This blog is a great example of just one of these forms of communication. Realistically if I wanted to write about things on a daily basis to a decent sized audience my options were fairly limited. Usually I’d have to have some kind of journalistic cred in order to get myself a daily column and that would also subject me to being under an editor. I could have wrote everything up, printed out thousands of copies and then hung them all over the place but that would be both time and cost prohibitive. Today I can reach a daily audience of dozens of people all for the cost of an hours work, an Internet connection and a bit of electricity to power my home server. If I was so inclined I could eliminate most of those costs by moving to a hosted solution, but I like tinkering too much to do that
For the most part though I know that blogs don’t suit everyone, especially the kind of style that I’ve adopted for myself. Writing a post a day can seem like a chore to most people and if you’re like me you’re not prone to fits of creative inspiration often leading me on a frustrating hunt for something to write about. Additionally many people were already happy with their more traditional forms of communication and saw no need to start up a blog or similar to communicate to their intended audience.
Many of the new forms of communication are based around making the more traditional forms of mass communication (television, radio, newspapers, etc) much more accessible to the everyman. Primarily we have the Internet to thank for this as its pervasiveness opens up the largest potential audience for any content that you might dare to distribute. The rapid change from traditional media to the current user centric Internet experience has seen many corporations playing a game of catch up to make the most of this new medium with many just being outright hostile to what they perceive as being a threat to their bottom line. I can’t say that I blame them as any good corporations main goal is to maximize its profit for its shareholders but realistically if you’re trying to fight a fundamental change to your business model rather than adapt to it you’re not long for the technological world. There’s already a dozen hungry start ups that would be willing to take your place.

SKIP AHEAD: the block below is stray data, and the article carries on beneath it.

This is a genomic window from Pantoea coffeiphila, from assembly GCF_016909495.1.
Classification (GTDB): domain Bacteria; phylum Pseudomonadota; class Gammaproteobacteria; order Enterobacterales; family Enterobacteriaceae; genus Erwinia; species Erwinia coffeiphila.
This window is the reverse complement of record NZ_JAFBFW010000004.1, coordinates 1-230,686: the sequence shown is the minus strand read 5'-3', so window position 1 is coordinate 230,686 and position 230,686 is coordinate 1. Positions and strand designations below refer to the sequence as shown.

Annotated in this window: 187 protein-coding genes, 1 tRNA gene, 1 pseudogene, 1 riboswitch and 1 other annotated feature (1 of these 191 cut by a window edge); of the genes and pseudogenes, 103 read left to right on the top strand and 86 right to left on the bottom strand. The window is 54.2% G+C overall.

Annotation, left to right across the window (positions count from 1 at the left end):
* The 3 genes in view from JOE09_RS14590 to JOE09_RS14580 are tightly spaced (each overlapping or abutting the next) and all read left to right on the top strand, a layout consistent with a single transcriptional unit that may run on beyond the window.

On the flip side though the various means of communication can be a bit of a curse. Although there is always a dominate player in the respective field the success of any new form of communication means there will be multiple players, all with their own distinct set of benefits. Ultimately this leads to a fragmented audience meaning either you attempt to cover off all your bases to hit the largest audience possible (exponentially increasing your work) or just target one potentially segregating off a large audience. In the end though content is still king and if you do good work people will overlook the medium in which its delivered.
What all this means for the everyman is that no matter who you are, what your message is or who your audience is there’s probably already a form of communication that’s perfectly suited to you. Want to start a TV show? Get a YouTube channel. Feel like exposing every little nuance of your life to the Internet? Get a Twitter account. Have aspirations of being a journalist but don’t want to do the training but hope that some technology/gaming/space big shot will see your potential and then pay you to write for them? Get off my territory and start a blog somewhere else boy! The traditional content gatekeepers no longer apply for those of us lucky to live in the age of the Internet, where those who wish to express themselves and their audience is only separated by a few clicks and bit of bandwidth.